BBC HomeExplore the BBC
This page has been archived and is no longer updated. Find out more about page archiving.

15 October 2014
WW2 - People's War

BBC Homepage
BBC History
WW2 People's War Homepage Archive List Timeline About This Site

Contact Us

A Lucky Escape

by Alasdair Sutherland

Contributed by 
Alasdair Sutherland
Location of story: 
Tongue Highlands of Scotland
Background to story: 
Royal Air Force
Article ID: 
A2844047
Contributed on: 
17 July 2004

A Lucky Escape

On the 25th August 1943 a Handley-Page Hampden bomber (Number P5334) of RAF Coastal Commands 519 Squadron 1406 (Metrological) flight, took off from Wick airport in Caithness at 9:35am. The unit operated Hudson’s, Hampden’s and Spitfires the squadron’s duty was to measure climatic conditions, so future weather predictions could be made. Flights were made over Iceland, then east towards Norway and then back via the Faroe Isles, a trip of over 7 hours.
At 13.25hrs a message was heard at Sullom Voe, in the Shetlands that the aircraft was reporting engine problems, ten minutes later an SOS was heard, no further radio traffic was heard and no trace of the aircraft was ever found. Later that day 519 Squadron Commander Flight Lieutenant H R Puplett took off in Hampden (Number P2118) to search for the missing plane. The other crewmembers were Flying Officer Ritchie (Navigator), Flying Officer Faulks and Sergeant Hudson-Ball were the observers.
Puplett searched all night (nearly eight hours), for the missing plane until by midnight they were flying through a lightning storm heading back towards Wick. Flying Officer Faulks was listening to the radio but the transmissions in Morse were distorted by the electrical storm, as he worked he saw a blinding flash followed by a violent blow and he was knocked out.
The aircraft had flown into Ben Loyal (2,504feet) at 150mph, the mountain is a few miles from the small village of Tongue, and 50 miles from their base at Wick. Flying Officer Faulks had been thrown clear from the smash and came round to find his aeroplane a blaze all around him, he then crawled behind a rock to escape from the exploding ammunition cooking off in the fire.
He lay in the open for about six hours until a rescue party arrived from the nearby farm at Ribigil, the rescue party led by shepherd E Campbell and Dr F Y McHendrick found and then treated the injured Flying Officers. The rescue party then strapped Faulks to a piece of aircraft wreckage, filled him full of morphine and dragged him off Ben Loyal.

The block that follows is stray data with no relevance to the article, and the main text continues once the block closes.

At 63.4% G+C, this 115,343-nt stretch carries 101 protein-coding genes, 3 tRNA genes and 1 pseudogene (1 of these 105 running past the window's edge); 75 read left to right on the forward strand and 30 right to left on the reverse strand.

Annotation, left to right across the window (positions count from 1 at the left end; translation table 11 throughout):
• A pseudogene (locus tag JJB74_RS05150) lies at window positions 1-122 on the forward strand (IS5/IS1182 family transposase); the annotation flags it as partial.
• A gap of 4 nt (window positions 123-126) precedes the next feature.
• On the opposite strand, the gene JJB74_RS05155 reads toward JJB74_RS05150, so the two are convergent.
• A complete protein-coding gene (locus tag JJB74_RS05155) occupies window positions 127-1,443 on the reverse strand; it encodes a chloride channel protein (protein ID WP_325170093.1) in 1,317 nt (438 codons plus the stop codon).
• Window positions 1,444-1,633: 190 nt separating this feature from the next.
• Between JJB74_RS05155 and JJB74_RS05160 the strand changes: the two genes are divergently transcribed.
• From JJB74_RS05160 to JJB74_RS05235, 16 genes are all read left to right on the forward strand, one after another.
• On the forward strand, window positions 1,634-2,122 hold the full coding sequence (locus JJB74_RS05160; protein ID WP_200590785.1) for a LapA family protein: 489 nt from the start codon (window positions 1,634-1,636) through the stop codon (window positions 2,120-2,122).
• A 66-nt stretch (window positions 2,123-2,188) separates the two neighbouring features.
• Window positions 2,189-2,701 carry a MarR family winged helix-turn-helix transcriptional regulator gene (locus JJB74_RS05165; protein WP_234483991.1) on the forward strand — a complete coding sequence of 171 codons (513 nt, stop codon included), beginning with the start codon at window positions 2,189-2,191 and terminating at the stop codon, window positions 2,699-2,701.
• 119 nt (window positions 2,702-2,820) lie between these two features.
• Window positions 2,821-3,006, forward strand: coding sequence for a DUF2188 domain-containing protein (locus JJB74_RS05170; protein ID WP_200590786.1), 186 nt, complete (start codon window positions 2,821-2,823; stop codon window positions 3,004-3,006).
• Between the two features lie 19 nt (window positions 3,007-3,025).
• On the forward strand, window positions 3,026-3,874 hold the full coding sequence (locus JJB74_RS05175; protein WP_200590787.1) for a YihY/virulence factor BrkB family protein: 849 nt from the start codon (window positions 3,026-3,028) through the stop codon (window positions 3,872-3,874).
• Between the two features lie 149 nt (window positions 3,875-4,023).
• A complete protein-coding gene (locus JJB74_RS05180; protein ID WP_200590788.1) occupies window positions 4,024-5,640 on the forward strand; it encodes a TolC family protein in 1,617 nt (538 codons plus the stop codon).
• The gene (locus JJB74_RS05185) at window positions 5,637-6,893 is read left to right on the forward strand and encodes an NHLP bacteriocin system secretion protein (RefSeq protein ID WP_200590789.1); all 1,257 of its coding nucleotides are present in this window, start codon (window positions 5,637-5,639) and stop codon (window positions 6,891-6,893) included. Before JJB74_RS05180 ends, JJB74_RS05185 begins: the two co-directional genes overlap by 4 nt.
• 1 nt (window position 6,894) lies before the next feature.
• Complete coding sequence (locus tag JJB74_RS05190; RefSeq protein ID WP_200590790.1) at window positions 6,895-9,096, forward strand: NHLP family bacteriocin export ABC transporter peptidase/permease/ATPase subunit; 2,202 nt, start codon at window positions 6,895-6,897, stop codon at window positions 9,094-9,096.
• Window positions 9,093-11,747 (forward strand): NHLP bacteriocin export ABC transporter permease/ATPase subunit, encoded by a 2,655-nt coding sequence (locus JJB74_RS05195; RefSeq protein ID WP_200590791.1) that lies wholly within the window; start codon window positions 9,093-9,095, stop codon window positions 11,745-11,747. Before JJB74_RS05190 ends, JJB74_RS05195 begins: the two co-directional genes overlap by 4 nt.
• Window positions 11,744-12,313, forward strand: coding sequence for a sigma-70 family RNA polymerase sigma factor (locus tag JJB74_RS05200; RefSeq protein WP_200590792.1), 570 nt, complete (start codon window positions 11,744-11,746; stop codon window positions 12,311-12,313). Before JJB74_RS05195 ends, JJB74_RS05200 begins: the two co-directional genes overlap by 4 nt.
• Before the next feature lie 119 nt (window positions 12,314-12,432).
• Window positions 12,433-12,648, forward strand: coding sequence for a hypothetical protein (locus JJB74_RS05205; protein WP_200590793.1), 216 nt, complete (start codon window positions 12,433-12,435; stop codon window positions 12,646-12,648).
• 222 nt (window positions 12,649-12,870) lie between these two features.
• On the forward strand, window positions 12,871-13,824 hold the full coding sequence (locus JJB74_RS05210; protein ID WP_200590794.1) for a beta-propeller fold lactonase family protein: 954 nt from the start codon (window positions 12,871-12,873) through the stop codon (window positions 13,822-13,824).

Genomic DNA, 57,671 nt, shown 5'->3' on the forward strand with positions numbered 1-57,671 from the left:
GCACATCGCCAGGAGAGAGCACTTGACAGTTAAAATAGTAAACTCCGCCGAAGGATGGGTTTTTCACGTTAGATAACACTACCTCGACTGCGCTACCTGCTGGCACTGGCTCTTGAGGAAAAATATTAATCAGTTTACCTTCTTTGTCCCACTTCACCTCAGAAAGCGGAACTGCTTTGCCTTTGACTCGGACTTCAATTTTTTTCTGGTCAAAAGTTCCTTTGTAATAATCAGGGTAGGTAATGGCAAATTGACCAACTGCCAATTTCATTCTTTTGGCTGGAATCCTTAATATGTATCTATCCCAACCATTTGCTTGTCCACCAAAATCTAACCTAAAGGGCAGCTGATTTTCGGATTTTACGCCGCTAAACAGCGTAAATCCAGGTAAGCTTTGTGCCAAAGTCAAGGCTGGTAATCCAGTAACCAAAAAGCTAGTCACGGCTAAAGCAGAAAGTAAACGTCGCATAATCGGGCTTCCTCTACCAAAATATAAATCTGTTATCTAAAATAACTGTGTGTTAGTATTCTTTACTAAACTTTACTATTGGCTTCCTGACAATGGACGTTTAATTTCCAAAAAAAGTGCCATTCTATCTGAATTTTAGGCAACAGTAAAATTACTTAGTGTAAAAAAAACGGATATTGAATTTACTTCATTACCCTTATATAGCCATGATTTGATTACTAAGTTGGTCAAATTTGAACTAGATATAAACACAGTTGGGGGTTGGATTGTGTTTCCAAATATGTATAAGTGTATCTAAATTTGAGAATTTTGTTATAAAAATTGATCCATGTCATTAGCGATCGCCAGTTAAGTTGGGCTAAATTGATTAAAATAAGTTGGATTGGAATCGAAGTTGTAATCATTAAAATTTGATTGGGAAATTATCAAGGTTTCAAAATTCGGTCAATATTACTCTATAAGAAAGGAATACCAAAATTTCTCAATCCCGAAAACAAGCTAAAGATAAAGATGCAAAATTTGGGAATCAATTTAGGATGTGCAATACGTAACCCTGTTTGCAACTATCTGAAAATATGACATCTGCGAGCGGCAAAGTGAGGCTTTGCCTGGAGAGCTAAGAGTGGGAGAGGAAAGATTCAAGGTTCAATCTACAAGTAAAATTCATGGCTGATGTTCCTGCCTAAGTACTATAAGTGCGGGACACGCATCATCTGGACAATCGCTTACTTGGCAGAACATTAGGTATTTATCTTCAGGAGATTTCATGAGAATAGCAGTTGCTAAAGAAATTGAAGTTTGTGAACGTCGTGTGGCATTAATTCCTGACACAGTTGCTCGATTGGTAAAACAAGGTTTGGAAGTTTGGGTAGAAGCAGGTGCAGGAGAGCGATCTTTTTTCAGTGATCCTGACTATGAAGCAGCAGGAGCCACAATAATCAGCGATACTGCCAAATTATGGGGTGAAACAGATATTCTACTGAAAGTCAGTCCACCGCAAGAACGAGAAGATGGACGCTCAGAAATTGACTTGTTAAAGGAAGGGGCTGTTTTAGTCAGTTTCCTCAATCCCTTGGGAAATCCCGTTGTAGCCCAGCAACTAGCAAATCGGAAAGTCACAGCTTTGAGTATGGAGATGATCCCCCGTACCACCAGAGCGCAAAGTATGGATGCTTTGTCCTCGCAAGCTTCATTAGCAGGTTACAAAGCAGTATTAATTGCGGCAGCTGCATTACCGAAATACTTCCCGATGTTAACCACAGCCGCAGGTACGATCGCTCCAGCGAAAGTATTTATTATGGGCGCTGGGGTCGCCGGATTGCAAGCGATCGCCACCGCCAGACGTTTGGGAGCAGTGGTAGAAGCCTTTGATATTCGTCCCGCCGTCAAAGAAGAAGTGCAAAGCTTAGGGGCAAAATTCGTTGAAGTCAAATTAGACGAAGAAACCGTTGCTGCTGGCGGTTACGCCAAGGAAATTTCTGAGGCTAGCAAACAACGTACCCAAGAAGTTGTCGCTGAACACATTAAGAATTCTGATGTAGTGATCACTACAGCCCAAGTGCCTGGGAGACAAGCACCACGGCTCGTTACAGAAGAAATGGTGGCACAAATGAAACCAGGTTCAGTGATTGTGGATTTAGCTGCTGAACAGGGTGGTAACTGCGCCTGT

The first part of the journey from the base of the mountain was by horse and cart, Faulks was then transferred to an RAF ambulance for the journey to Golspie’s Lawson County Hospital about 40miles away. On his arrival (15hours after the crash) at hospital he was found to have very serious injuries including a broken right leg, a smashed up left foot and severe facial injuries and was initially not expected to live. He did live and spent 18months-receiving treatment for his injuries before rejoining his squadron and flying again before the war ended.
Shepherd E Campbell and Dr McHendrick were both awarded the British Empire Medal for their rescue of the downed aviator on that night. In all they made six trips up and down to the aircraft that night, recovering the injured man and the bodies of his comrades. Dr McHendrick was also praised for his efforts in keeping Flying Officer Faulks alive as they removed him to safety.
The wreckage of Handley-Page Hampden (Number P2118) can still be found on Ben Loyal today, bullet riddled panels and machinery scattered through the gorse testament to the time when the war came to a small hamlet in the Highlands of Scotland. 10,875 men from RAF Bomber Command died during World War 2 not all of them in action as this story tells.

© Copyright of content contributed to this Archive rests with the author. Find out how you can use this.

Forum Archive

This forum is now closed

These messages were added to this story by site members between June 2003 and January 2006. It is no longer possible to leave messages here. Find out more about the site contributors.

Message 1 - Bomber Command casualties

Posted on: 18 July 2004 by Peter - WW2 Site Helper

Dear Alasdair

I found your story to be very interesting, but could I respectfully correct a figure you give?

You conclude with "10,875 men from RAF Bomber Command died during World War 2" a figure which, on the face of it, looks authoritative.

Unfortunately, the number killed in Bomber Command was far far higher:

Killed in action or died while PoWs: 47,268.
Killed in flying or ground accidents: 8,195.
Killed in ground-battle action: 37.

Giving a total of 55,500.

There are various sources for these figures. For example, "The Bomber Command War Diaries" edited by Middlebrook and Evritt.

Kindest regards,

Peter

 

Message 2 - Bomber Command casualties

Posted on: 19 January 2005 by Alasdair Sutherland

Hi I took the figure from a newspaper article should have checked. Parts of the plane are still on Ben Loyal today.
Thanks
Ali.

Archive List

This story has been placed in the following categories.

Royal Air Force Category
Highlands and Islands Category
icon for Story with photoStory with photo

Most of the content on this site is created by our users, who are members of the public. The views expressed are theirs and unless specifically stated are not those of the BBC. The BBC is not responsible for the content of any external sites referenced. In the event that you consider anything on this page to be in breach of the site's House Rules, please click here. For any other comments, please Contact Us.



About the BBC | Help | Terms of Use | Privacy & Cookies Policy